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Non-Lucrative Vs Digital Nomad Visa: Which One Should You Choose to Move to Spain?

Spain’s non-lucrative visa used to be one of the easiest ways for non-EU citizens to move to the country, but now with the introduction of the digital nomad visa, there are more options. So, which is best and which one should you choose?

Non-lucrative vs digital nomad visa: Which one should you choose to move to Spain?

2023 saw the launch of Spain’s much-anticipated digital nomad visa – the visado para teletrabajadores de carácter internacional – which means that non-EU residents now have more options for being able to move to Spain.

The Non-Lucrative Visa or NLV used to be one of the most popular options, but it has its drawbacks for some people and wasn’t always the best option. So now that the digital nomad visa is available – which one should you choose?

If you want to work: digital nomad visa
The main difference between the non-lucrative visa and the digital nomad visa (which we will shorten to DNV) is that you are not actually allowed to work in Spain on the NLV. Although many people in the past have done so, technically it’s not allowed, even if you are working for an employer abroad, because you have physically working in Spain. The DNV on the other hand is specifically designed for those who want to work in Spain, providing they do not get more than 20 percent of their income from Spanish companies.

If you were resident in Spain not so long ago: NLV
The digital nomad visa is only open to those who haven’t been resident in Spain for the five years prior to their application, so if you have been this is not a viable option for you. Instead, you can apply for the NLV, which doesn’t have a time limit on when you were a resident here.

You don’t know if you can prove you have enough funds: You need to prove a lot for both
Both the NLV and the DNV require that you can prove you have a substantial amount of income or savings. However, you need to prove you have slightly more money for the digital nomad visa. For the NLV it will have to be based on passive income, but for the nomad visa it can be based on income from work. For the NLV, you need to prove you have 400 times the IPREM which for 2023 is €2,400 per month. For the DNV, this is equal to 200 percent of the SMI or Minimum Interprofessional Salary which for 2023 is €2,520 per month. This means that you have to prove just slightly more for the nomad visa – €120 per month to be exact.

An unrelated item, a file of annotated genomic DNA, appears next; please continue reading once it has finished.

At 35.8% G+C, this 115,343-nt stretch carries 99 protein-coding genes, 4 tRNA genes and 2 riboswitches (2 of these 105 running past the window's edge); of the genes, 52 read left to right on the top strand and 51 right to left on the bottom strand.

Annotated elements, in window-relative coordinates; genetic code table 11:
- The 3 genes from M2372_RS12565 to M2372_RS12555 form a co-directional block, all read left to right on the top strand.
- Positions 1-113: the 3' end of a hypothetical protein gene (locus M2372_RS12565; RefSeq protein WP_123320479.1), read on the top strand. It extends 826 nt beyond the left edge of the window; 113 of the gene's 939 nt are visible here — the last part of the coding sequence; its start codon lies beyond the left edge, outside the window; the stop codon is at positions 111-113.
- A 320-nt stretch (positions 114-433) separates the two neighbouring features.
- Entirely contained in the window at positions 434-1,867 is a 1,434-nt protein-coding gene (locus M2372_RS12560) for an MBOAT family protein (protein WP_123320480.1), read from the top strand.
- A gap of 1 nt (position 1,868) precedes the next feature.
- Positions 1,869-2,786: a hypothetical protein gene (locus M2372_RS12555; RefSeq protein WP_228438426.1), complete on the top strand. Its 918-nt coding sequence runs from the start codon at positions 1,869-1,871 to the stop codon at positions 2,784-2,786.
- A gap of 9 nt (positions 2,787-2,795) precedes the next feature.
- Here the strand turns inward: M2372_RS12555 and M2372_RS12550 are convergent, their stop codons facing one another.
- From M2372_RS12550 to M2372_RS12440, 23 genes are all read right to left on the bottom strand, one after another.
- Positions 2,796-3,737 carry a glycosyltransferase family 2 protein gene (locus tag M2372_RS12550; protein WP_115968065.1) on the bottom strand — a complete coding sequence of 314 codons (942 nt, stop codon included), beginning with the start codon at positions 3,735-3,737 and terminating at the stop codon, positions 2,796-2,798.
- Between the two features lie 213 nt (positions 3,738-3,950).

You want to know where you’ll be paying your taxes: both 
Both visas will give you Spanish residency and if you intend to spend more than 183 days in the country, you will officially be considered a tax resident in Spain too. You will be taxed on your worldwide income, so any income that you earn either passively on the NLV or from employers or clients outside of Spain on the DNV. Those on the digital nomad visa, however, have a tax advantage meaning they will be charged non-residents tax or IRNR, even though they’re residents. This means they will pay 24 percent rather than the more progressive IRPF or personal income tax, which can go up to 45 percent for higher earners.  

You want to bring your family members: both, but it’s more expensive on the DNV 
Both visas allow you to include family members on your application, such as spouses and dependent children, provided you can prove that you have the extra funds to support them. For the NLV, you have to prove that you have an extra 100 percent of the IPREM for each family member, which for 2023 is €600 per month. For the nomad visa, you have to prove you have an extra 75 percent of the SMI or minimum wage. This currently equates to an extra €945 per month. For each additional family member after this, such as a child, you will have to prove you have an extra 25 percent of the SMI, which is €315.

You want to exchange your visa for another one: NLV
The good news is that after one year of living in Spain on an NLV, it will be easier for you to apply for a different visa – one that will enable you to work. It will be possible for you to get a work permit or to become self-employed (autónomo) through a process called residence modification. It is unclear yet whether you would be allowed to do this on the digital nomad visa as it’s just been released. Nevertheless, most likely you wouldn’t want to because you have tax advantages for four years if you are on the digital nomad visa, and being self-employed will invariably work out to be more expensive. 

You want to get Spanish citizenship: both 
Both the NLV and the DNV can eventually lead to Spanish citizenship if you want. They both initially give you residency for one year but can be renewed. You can renew the digital nomad visa for up to five years, after which you can apply for permanent residency. You can also renew your NLV for a further two years (and another two after that), providing you have the funds to do so, because you need to prove you have twice the amount for the two years. This will also mean you’re eligible for permanent residency.

You want to enjoy free movement within the Schengen Zone: both
One of the big perks of both visas is that once you have residency in Spain, you have free movement throughout the Schengen Zone. You won’t have residency in those countries though, so you couldn’t for example come on the Spanish digital nomad visa and then move to France, but you can travel and go for short breaks.

Source: The Local